Tuesday, January 29, 2013

We Are Children: MacArthur Introduces Matthew 18:1-4

This is good. Sunday we will be looking at Matthew 18:1-11 and John MacArthur's introduction on the theme of Christians being described as children in the New Testament is helpful.

Now, as we look at that passage, we basically are struck by the fact that Jesus picks up a little child in verse 2. And that child becomes the object lesson. The people of God are called by many names in the Bible, many beautiful names, many expressive names, many that describe various and sundry elements of belonging to God. But the most common name by which we are ever called is that of children. Beyond anything else, we are the children of God, the children of the Lord, the children of promise, the children of the day, the children of light, beloved children, dear children. Over and over again hundreds of times in the Old Testament and the New Testament, the people of God are called children.

And we rejoice in that reality. I think, however, for the most part we...we tend to see that as a term which links us to God. And when we hear that we are children, we celebrate the idea that that means we belong to God who is our Father, and surely that is true. And we have every reason to rejoice in that.

But the richness of the concept of being a child of God is not limited to the fact that that means we belong to God and we are His children and we are in His family. Inherent in the concept of children is the fact that we are children and we are well described as children. It not only means we belong to God, but it means like children we are imperfect, like children we are weak, like children we are dependent, as children we are simple and submissive and unskilled and ignorant and sometimes stubborn and very vulnerable. So that we see in the concept of children, not only that which implies a relationship to God, but that which describes us as marked out as children, with all of the foibles and failings and weaknesses that children have. John tells us in 1 John 2:12 that we are children. And so he says, "I write unto you, little children, because your sins are forgiven."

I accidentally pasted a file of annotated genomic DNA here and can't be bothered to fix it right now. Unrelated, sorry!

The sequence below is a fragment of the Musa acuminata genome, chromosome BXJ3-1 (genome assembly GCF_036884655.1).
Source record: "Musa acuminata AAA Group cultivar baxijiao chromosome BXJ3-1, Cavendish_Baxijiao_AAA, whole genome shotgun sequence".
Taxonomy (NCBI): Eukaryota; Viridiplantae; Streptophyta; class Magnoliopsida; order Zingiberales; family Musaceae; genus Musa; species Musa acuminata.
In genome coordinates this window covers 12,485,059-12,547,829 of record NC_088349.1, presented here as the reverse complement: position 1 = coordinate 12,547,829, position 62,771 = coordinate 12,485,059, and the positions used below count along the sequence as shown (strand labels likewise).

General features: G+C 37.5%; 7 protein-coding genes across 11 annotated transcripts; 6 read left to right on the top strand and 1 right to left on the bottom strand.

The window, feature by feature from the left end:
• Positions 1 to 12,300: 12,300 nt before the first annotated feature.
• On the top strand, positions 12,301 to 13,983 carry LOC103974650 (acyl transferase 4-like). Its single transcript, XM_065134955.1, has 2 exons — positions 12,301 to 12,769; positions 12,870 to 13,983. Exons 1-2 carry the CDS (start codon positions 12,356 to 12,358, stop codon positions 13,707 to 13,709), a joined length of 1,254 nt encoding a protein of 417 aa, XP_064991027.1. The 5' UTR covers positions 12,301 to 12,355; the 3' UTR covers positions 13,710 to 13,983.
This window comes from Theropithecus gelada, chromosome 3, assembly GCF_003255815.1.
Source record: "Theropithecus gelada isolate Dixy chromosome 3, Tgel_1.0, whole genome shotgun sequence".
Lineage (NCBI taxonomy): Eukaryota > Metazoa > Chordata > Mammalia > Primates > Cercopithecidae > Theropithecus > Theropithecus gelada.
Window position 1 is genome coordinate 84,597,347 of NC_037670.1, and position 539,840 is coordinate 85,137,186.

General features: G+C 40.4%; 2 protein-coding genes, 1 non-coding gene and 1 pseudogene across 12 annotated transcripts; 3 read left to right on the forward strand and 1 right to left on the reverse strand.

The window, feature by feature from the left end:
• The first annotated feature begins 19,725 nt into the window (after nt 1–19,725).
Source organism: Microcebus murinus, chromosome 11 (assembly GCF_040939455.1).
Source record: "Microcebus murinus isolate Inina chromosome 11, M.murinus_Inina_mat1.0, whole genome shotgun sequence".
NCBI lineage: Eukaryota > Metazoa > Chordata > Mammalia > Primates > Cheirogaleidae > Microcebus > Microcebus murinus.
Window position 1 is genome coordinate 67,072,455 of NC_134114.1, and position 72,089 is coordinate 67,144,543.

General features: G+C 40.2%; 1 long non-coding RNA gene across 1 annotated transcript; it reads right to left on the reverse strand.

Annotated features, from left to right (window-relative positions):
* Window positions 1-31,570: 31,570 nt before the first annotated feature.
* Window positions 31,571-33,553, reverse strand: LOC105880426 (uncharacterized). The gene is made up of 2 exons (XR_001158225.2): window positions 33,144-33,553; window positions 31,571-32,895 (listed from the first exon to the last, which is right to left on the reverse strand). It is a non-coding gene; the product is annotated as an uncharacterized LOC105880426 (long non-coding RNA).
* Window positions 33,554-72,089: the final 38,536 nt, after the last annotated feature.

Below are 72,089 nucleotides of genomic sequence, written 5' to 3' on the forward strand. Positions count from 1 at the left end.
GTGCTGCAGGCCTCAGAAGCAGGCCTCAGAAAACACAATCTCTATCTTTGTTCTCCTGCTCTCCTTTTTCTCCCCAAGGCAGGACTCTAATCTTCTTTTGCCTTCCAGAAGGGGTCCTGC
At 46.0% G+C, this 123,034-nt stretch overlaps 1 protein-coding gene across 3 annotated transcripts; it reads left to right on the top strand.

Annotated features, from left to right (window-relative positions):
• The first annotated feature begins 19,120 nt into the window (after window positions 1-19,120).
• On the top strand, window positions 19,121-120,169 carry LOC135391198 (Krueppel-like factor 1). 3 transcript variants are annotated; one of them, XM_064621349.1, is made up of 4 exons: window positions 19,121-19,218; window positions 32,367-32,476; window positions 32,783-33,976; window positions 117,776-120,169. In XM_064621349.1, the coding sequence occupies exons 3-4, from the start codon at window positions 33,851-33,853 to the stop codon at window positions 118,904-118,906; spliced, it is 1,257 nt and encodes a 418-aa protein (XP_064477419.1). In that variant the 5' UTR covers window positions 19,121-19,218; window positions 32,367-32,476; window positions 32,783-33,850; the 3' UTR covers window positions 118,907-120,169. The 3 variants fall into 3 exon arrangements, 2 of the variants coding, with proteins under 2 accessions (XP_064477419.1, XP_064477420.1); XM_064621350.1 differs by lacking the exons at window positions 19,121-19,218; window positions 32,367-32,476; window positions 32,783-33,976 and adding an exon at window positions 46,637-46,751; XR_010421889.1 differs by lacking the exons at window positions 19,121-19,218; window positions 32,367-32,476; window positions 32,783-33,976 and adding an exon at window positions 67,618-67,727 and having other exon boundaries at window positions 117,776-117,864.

So, as we look at the concept of the believer, we see him as a child. Now the whole of the eighteenth chapter of Matthew describes the child likeness of the believer, the child likeness of the believer. Somewhere in your Bible at the heading of Matthew 18, you need to write that down. This chapter is all about the child likeness of the believer. We're not the high and the mighty. We're not the noble. We're not the lofty. We're not the mature and the adult and the profound. We are children with all that that conveys, lowly children at best.

John MacArthur - Entering the Kingdom 

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